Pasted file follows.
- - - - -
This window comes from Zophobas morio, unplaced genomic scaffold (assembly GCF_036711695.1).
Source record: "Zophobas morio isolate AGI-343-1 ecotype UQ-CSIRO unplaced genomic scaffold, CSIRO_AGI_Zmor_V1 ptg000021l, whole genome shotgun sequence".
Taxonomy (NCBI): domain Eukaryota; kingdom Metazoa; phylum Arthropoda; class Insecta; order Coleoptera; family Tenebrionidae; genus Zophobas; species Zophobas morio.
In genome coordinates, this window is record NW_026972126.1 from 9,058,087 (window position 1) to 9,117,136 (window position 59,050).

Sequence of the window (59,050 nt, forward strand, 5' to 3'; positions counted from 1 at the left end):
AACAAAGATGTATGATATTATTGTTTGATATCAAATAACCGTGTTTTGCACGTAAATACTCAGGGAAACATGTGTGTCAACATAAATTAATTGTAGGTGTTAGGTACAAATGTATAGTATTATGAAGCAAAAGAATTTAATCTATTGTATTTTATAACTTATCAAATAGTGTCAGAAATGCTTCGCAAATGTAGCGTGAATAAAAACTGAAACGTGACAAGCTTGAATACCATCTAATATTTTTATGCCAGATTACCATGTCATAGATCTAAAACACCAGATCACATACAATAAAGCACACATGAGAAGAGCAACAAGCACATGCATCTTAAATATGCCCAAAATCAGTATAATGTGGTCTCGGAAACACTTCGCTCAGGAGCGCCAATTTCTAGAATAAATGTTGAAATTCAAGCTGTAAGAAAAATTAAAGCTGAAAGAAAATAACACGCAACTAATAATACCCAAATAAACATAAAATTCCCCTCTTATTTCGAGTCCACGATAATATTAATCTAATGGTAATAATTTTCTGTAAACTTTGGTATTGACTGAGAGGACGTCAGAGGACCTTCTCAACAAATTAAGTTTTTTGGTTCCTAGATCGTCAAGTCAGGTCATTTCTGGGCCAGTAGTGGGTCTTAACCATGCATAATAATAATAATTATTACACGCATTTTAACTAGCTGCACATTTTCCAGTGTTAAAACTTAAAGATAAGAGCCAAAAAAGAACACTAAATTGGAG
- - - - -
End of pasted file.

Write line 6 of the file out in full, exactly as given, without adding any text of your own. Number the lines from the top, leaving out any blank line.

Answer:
AACAAAGATGTATGATATTATTGTTTGATATCAAATAACCGTGTTTTGCACGTAAATACTCAGGGAAACATGTGTGTCAACATAAATTAATTGTAGGTGTTAGGTACAAATGTATAGTATTATGAAGCAAAAGAATTTAATCTATTGTATTTTATAACTTATCAAATAGTGTCAGAAATGCTTCGCAAATGTAGCGTGAATAAAAACTGAAACGTGACAAGCTTGAATACCATCTAATATTTTTATGCCAGATTACCATGTCATAGATCTAAAACACCAGATCACATACAATAAAGCACACATGAGAAGAGCAACAAGCACATGCATCTTAAATATGCCCAAAATCAGTATAATGTGGTCTCGGAAACACTTCGCTCAGGAGCGCCAATTTCTAGAATAAATGTTGAAATTCAAGCTGTAAGAAAAATTAAAGCTGAAAGAAAATAACACGCAACTAATAATACCCAAATAAACATAAAATTCCCCTCTTATTTCGAGTCCACGATAATATTAATCTAATGGTAATAATTTTCTGTAAACTTTGGTATTGACTGAGAGGACGTCAGAGGACCTTCTCAACAAATTAAGTTTTTTGGTTCCTAGATCGTCAAGTCAGGTCATTTCTGGGCCAGTAGTGGGTCTTAACCATGCATAATAATAATAATTATTACACGCATTTTAACTAGCTGCACATTTTCCAGTGTTAAAACTTAAAGATAAGAGCCAAAAAAGAACACTAAATTGGAG